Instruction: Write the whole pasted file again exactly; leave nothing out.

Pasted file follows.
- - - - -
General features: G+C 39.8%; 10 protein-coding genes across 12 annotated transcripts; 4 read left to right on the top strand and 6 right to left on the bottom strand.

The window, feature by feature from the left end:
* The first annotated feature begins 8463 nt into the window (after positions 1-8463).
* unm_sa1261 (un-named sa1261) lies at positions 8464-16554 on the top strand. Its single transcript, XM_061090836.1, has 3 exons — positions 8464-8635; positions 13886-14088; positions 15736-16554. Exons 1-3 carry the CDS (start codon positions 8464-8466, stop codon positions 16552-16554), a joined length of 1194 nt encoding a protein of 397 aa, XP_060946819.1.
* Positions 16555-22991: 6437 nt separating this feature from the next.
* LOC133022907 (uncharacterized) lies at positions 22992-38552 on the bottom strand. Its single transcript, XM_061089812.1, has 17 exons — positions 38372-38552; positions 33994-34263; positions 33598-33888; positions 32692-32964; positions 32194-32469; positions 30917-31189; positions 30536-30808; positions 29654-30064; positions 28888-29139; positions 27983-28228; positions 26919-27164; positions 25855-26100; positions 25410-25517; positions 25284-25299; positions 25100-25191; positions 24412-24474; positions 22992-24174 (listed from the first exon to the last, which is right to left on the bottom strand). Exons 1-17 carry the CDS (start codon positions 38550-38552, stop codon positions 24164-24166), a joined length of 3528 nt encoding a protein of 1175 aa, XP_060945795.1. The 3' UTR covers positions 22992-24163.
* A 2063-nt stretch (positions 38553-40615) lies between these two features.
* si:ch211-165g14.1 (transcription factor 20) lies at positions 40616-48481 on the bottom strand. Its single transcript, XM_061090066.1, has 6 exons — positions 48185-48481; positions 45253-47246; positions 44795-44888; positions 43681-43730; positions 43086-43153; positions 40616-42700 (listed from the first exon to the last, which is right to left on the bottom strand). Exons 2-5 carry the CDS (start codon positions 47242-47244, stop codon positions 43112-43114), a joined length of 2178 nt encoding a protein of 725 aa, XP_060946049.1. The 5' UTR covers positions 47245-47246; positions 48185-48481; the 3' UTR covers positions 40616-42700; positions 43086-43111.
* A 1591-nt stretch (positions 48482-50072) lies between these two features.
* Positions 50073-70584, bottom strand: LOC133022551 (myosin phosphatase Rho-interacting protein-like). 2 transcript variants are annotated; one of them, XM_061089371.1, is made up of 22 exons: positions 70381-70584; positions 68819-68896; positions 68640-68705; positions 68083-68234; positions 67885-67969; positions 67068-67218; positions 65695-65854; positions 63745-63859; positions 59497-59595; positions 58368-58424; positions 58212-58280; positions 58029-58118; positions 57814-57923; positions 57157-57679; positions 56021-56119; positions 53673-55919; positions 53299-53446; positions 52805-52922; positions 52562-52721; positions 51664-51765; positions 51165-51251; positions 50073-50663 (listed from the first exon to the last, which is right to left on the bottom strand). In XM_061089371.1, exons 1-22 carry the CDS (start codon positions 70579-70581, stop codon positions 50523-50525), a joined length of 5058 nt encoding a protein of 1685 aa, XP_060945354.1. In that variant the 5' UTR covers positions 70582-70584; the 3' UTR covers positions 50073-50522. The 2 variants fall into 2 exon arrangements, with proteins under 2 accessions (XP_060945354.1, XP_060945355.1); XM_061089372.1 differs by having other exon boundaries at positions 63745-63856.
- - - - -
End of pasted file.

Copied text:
General features: G+C 39.8%; 10 protein-coding genes across 12 annotated transcripts; 4 read left to right on the top strand and 6 right to left on the bottom strand.

The window, feature by feature from the left end:
* The first annotated feature begins 8463 nt into the window (after positions 1-8463).
* unm_sa1261 (un-named sa1261) lies at positions 8464-16554 on the top strand. Its single transcript, XM_061090836.1, has 3 exons — positions 8464-8635; positions 13886-14088; positions 15736-16554. Exons 1-3 carry the CDS (start codon positions 8464-8466, stop codon positions 16552-16554), a joined length of 1194 nt encoding a protein of 397 aa, XP_060946819.1.
* Positions 16555-22991: 6437 nt separating this feature from the next.
* LOC133022907 (uncharacterized) lies at positions 22992-38552 on the bottom strand. Its single transcript, XM_061089812.1, has 17 exons — positions 38372-38552; positions 33994-34263; positions 33598-33888; positions 32692-32964; positions 32194-32469; positions 30917-31189; positions 30536-30808; positions 29654-30064; positions 28888-29139; positions 27983-28228; positions 26919-27164; positions 25855-26100; positions 25410-25517; positions 25284-25299; positions 25100-25191; positions 24412-24474; positions 22992-24174 (listed from the first exon to the last, which is right to left on the bottom strand). Exons 1-17 carry the CDS (start codon positions 38550-38552, stop codon positions 24164-24166), a joined length of 3528 nt encoding a protein of 1175 aa, XP_060945795.1. The 3' UTR covers positions 22992-24163.
* A 2063-nt stretch (positions 38553-40615) lies between these two features.
* si:ch211-165g14.1 (transcription factor 20) lies at positions 40616-48481 on the bottom strand. Its single transcript, XM_061090066.1, has 6 exons — positions 48185-48481; positions 45253-47246; positions 44795-44888; positions 43681-43730; positions 43086-43153; positions 40616-42700 (listed from the first exon to the last, which is right to left on the bottom strand). Exons 2-5 carry the CDS (start codon positions 47242-47244, stop codon positions 43112-43114), a joined length of 2178 nt encoding a protein of 725 aa, XP_060946049.1. The 5' UTR covers positions 47245-47246; positions 48185-48481; the 3' UTR covers positions 40616-42700; positions 43086-43111.
* A 1591-nt stretch (positions 48482-50072) lies between these two features.
* Positions 50073-70584, bottom strand: LOC133022551 (myosin phosphatase Rho-interacting protein-like). 2 transcript variants are annotated; one of them, XM_061089371.1, is made up of 22 exons: positions 70381-70584; positions 68819-68896; positions 68640-68705; positions 68083-68234; positions 67885-67969; positions 67068-67218; positions 65695-65854; positions 63745-63859; positions 59497-59595; positions 58368-58424; positions 58212-58280; positions 58029-58118; positions 57814-57923; positions 57157-57679; positions 56021-56119; positions 53673-55919; positions 53299-53446; positions 52805-52922; positions 52562-52721; positions 51664-51765; positions 51165-51251; positions 50073-50663 (listed from the first exon to the last, which is right to left on the bottom strand). In XM_061089371.1, exons 1-22 carry the CDS (start codon positions 70579-70581, stop codon positions 50523-50525), a joined length of 5058 nt encoding a protein of 1685 aa, XP_060945354.1. In that variant the 5' UTR covers positions 70582-70584; the 3' UTR covers positions 50073-50522. The 2 variants fall into 2 exon arrangements, with proteins under 2 accessions (XP_060945354.1, XP_060945355.1); XM_061089372.1 differs by having other exon boundaries at positions 63745-63856.